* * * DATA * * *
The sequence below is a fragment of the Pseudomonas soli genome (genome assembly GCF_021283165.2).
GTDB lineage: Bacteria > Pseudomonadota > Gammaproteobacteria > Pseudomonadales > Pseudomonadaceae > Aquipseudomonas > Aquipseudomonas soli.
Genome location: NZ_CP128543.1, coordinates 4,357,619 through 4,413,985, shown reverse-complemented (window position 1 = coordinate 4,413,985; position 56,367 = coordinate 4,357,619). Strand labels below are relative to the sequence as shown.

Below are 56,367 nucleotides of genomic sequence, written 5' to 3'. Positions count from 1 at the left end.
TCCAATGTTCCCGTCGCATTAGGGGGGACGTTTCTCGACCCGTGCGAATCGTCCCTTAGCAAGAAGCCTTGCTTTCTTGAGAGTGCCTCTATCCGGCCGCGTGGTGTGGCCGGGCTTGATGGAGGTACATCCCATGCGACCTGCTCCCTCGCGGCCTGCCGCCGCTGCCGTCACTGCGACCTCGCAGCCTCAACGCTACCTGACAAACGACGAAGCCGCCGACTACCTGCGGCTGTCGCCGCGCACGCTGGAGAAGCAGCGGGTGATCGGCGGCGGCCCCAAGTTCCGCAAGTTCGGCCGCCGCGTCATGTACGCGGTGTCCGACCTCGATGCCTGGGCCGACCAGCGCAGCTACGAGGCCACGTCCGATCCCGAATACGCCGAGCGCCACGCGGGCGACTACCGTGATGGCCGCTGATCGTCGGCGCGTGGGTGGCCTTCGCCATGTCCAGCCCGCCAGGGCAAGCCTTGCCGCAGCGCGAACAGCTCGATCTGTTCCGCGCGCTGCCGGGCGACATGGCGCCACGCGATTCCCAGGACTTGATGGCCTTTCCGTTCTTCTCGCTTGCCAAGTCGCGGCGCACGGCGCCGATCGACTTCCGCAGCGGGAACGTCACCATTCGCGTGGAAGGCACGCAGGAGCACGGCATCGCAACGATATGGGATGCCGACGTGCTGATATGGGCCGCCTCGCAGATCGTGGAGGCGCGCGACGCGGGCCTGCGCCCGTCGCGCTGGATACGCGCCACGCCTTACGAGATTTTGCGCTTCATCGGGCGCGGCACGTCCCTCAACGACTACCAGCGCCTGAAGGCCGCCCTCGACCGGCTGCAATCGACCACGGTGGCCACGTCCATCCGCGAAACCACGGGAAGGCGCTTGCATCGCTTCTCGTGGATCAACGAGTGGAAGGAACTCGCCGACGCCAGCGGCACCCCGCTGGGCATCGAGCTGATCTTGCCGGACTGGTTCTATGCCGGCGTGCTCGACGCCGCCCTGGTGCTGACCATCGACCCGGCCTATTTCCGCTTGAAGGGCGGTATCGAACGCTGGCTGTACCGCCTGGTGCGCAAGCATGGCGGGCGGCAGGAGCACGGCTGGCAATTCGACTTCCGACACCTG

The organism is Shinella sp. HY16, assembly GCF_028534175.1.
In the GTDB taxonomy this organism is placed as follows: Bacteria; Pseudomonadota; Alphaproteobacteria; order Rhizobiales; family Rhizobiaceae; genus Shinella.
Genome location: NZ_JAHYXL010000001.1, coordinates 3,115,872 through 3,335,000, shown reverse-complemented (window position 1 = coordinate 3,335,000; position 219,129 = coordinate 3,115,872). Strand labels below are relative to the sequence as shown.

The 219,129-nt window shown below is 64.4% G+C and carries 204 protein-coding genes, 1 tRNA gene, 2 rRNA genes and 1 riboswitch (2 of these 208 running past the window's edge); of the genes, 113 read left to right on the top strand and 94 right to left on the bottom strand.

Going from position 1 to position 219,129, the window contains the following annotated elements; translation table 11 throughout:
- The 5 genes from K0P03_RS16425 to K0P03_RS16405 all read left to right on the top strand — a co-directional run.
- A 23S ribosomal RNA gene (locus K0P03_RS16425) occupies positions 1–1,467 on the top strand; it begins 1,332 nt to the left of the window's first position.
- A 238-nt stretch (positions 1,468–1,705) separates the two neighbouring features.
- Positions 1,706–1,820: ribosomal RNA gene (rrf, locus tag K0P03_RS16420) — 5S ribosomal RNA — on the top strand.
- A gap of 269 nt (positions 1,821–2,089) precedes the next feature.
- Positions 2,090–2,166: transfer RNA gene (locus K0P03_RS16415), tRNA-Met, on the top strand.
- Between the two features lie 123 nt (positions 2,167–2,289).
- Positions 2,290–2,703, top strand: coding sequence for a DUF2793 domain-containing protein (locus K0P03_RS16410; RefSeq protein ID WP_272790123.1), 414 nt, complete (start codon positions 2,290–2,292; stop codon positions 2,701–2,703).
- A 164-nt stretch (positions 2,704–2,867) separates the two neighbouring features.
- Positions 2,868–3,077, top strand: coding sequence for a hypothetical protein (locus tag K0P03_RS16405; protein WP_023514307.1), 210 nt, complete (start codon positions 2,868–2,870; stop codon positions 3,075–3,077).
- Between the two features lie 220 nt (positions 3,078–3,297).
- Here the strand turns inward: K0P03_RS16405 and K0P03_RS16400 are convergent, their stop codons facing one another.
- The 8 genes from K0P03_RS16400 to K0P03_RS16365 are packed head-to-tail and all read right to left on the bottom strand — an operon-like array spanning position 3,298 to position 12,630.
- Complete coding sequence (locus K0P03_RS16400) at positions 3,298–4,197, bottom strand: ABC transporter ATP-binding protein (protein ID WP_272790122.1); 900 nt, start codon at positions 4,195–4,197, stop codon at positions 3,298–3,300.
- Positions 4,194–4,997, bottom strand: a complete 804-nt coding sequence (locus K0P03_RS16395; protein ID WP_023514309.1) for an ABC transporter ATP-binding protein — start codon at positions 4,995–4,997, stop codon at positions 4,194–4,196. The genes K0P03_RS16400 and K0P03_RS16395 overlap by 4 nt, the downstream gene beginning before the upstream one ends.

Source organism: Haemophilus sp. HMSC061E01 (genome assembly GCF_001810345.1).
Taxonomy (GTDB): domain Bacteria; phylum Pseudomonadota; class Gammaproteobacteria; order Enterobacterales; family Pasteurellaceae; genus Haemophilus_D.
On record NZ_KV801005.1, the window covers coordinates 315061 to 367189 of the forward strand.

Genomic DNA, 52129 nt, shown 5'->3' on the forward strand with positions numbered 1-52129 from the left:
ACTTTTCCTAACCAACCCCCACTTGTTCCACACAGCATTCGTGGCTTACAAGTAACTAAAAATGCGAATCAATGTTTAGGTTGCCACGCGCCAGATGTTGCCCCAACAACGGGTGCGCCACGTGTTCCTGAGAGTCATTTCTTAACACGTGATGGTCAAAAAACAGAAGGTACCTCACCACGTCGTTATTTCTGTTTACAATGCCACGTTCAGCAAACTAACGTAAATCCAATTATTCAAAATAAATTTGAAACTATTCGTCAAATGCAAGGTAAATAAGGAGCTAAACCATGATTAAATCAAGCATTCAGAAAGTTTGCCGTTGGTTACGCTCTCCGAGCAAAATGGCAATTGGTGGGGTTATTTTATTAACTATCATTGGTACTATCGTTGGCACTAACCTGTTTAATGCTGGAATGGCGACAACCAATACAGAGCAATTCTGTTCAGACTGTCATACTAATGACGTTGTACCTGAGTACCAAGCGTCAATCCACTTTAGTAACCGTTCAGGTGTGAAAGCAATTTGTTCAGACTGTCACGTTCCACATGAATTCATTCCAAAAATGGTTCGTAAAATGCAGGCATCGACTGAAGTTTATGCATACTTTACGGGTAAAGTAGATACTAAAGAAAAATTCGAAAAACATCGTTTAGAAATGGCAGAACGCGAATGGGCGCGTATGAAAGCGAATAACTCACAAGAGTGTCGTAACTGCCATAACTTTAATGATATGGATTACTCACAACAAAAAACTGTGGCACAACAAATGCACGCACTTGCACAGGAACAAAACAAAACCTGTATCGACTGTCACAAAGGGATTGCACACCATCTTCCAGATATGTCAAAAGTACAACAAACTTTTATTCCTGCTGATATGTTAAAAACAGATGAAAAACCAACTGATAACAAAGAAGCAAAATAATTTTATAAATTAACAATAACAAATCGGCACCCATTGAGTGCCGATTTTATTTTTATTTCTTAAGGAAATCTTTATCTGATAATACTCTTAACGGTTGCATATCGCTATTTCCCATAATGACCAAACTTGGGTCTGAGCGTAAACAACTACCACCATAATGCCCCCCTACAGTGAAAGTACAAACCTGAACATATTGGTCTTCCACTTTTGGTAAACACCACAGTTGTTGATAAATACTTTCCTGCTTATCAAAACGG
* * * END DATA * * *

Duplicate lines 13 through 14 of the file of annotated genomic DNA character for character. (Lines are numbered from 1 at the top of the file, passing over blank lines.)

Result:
- A 238-nt stretch (positions 1,468–1,705) separates the two neighbouring features.
- Positions 1,706–1,820: ribosomal RNA gene (rrf, locus tag K0P03_RS16420) — 5S ribosomal RNA — on the top strand.